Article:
O'Brien thrilled with Mastercraftsman after Ascot win

Aidan O'Brien likened Mastercraftsman to Giant's Causeway as the devilishly tough colt wrestled the St James's Palace Stakes from the clutches of Delegator.

Aidan O'Brien likened Mastercraftsman to Giant's Causeway as the devilishly tough colt wrestled the St James's Palace Stakes from the clutches of Delegator.

Giant's Causeway provided O'Brien with the first of six victories in the three-year-old Royal Ascot showpiece back in 2000 and his nickname of the 'Iron Horse' was not undeserved.

With four Group Ones now in the locker, including the Irish 2000 Guineas, Mastercraftsman is well up on the former hero at this early stage of his career but will need to shine in the all-aged heats later in the summer.

Johnny Murtagh found himself taking over from his pacemaker Set Sail around the home turn but was soon joined by both English 2000 Guineas runner-up Delegator and Lord Shanakill.

Delegator (4-1) even snatched an advantage of about a head inside the final furlong, but 5-6 favourite Mastercraftsman was not interested in being second best and pulled back to finish a neck in front at the line.

"He's just one of those great horses," said O'Brien. "He's becoming very like a Giant's Causeway, the sort of horse that doesn't mind a mile or a mile and a quarter.

"He's an amazing horse with speed, stamina, and all ground comes alike to him.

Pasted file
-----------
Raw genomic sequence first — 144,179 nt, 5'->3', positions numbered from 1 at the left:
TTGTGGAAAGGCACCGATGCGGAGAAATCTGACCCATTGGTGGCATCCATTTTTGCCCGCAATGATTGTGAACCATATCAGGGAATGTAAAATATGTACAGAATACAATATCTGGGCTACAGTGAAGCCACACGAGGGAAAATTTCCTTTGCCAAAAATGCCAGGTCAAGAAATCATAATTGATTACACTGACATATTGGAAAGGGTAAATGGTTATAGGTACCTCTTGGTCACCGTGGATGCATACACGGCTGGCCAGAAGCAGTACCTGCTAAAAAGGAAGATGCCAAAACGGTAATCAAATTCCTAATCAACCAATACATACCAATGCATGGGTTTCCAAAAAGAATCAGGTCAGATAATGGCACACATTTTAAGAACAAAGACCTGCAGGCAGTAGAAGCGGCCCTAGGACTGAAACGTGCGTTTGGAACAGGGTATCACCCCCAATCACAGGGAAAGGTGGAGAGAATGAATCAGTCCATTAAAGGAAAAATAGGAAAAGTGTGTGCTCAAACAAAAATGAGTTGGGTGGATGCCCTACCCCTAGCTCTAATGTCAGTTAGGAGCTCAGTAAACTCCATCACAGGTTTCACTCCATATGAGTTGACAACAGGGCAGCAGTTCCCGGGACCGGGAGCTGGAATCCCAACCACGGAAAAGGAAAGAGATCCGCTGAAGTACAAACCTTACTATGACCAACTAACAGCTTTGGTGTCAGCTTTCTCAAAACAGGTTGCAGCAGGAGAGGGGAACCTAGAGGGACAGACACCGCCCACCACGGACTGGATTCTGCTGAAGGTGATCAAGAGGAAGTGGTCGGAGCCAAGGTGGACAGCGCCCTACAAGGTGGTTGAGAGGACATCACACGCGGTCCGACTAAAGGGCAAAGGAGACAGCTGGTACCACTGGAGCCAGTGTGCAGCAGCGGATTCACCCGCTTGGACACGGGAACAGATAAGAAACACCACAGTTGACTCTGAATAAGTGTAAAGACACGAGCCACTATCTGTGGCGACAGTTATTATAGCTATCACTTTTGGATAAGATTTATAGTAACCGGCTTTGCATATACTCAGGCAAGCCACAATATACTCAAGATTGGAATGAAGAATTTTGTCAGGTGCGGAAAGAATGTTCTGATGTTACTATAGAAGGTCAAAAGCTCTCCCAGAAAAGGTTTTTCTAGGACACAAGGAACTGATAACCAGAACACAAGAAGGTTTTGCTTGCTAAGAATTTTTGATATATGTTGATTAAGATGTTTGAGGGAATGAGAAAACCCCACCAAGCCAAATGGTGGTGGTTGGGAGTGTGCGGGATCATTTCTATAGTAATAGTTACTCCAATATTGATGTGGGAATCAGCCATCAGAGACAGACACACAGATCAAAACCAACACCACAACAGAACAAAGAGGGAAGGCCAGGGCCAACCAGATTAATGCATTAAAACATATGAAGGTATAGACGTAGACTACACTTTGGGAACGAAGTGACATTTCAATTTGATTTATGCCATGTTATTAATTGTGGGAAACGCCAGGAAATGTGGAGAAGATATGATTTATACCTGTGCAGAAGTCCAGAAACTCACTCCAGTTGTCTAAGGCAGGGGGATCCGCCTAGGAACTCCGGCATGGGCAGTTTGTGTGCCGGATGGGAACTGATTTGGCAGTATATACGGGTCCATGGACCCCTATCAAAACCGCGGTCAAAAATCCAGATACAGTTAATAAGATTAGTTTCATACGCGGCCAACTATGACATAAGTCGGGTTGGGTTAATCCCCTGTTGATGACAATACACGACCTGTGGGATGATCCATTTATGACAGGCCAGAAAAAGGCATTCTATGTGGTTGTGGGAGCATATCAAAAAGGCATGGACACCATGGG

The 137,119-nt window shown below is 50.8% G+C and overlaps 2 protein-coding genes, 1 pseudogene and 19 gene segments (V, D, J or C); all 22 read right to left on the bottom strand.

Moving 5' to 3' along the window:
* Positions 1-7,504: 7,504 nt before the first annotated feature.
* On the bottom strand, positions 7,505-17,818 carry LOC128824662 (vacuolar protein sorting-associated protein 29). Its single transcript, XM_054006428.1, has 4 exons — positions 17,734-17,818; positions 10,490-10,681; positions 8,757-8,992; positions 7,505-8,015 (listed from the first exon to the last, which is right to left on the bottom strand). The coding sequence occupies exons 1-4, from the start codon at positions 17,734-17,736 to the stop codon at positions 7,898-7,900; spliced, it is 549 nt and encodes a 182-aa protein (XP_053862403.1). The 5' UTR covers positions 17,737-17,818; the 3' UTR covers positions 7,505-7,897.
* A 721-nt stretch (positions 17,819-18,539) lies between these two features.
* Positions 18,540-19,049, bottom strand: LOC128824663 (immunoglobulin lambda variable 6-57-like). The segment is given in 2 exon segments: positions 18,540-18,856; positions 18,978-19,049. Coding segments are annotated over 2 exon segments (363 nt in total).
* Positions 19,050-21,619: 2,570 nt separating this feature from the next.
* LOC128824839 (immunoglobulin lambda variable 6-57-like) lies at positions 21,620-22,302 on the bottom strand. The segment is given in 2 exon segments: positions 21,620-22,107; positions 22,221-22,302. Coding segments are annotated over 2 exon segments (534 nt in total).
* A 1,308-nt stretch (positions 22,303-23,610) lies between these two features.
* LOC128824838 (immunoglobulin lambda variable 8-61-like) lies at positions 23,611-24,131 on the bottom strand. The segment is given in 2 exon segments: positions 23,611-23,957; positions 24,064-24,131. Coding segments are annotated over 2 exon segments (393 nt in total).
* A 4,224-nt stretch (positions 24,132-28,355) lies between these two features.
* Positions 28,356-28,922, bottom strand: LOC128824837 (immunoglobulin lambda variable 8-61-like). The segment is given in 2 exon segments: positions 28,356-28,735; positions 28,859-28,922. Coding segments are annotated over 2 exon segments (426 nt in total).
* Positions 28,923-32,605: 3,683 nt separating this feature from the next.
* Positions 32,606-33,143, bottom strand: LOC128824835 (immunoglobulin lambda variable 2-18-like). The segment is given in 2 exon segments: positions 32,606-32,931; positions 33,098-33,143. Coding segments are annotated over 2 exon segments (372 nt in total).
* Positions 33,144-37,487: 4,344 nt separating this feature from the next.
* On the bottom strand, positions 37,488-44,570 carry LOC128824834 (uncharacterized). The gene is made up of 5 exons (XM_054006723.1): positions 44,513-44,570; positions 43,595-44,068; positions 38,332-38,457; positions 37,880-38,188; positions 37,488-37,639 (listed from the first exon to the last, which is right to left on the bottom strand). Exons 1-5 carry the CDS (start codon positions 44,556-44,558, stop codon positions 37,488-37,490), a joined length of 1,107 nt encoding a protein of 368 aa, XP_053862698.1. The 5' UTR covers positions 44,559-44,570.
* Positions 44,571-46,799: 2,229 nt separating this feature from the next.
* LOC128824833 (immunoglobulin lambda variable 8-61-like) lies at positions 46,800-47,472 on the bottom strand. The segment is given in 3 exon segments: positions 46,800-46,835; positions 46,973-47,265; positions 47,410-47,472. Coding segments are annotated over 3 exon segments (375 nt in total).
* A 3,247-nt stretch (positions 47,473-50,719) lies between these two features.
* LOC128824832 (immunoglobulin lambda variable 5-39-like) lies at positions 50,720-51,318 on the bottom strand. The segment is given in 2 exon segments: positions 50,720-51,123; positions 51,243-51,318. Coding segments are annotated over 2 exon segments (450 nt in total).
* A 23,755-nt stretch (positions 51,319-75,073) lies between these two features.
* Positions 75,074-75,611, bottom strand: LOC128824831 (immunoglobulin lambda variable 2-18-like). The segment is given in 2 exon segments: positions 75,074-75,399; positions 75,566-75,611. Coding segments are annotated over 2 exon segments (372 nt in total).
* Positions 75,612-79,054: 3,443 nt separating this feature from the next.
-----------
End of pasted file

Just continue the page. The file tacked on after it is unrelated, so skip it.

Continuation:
"It was a great performance from the horse and a marvellous performance from Johnny.

"He's a big, straightforward horse and is very uncomplicated - he just jumps out and you let him roll.

"Johnny said he's very idle when he hits the front but watching the race, I knew that Johnny didn't think he was beat."

O'Brien said he believed Mastercraftsman had improved since the Curragh but revealed: "It is the people who are dealing with them who tell you 99% of what you know. My job is to listen."

Murtagh added: "He gave 110%, he's brave, courageous, he's like all the great horses I ride for Ballydoyle - they never know when they're beaten. He's just like Henrythenavigator and Duke Of Marmalade last year.

"I think he didn't handle the hill in the Guineas at Newmarket and I was confident he could turn the tables. A lot was made of him winning because of the soft ground in Ireland but it was perfect today and I think a good horse goes on any ground.

"He's won a Guineas and a St James's Palace over a mile, he's not short of speed. I think he's a true champion and he deserves a lot of credit."

For Delegator and trainer Brian Meehan it was redemption after his disappointment on soft ground in the Irish 2000.

Meehan said: "Fifty yards out it looked like he had his head in front but the other horse came back strongly.

"It was a hell of a run and it pours ice on all the people who knocked him in Ireland.

"I'll have to take him home and sleep on it before deciding where he goes next.

"Royal Ascot always brings out the emotions but they were wrong and we were right."

Lord Shanakill was a further length and a half back and handler Karl Burke added: "He's never let me down but I felt I let him down by running him in the 2000 Guineas (when unplaced).

"Today he's proved he gets the mile and that he's trained on. He'll have an entry in the Prix Jean Prat at Chantilly (July 5)."

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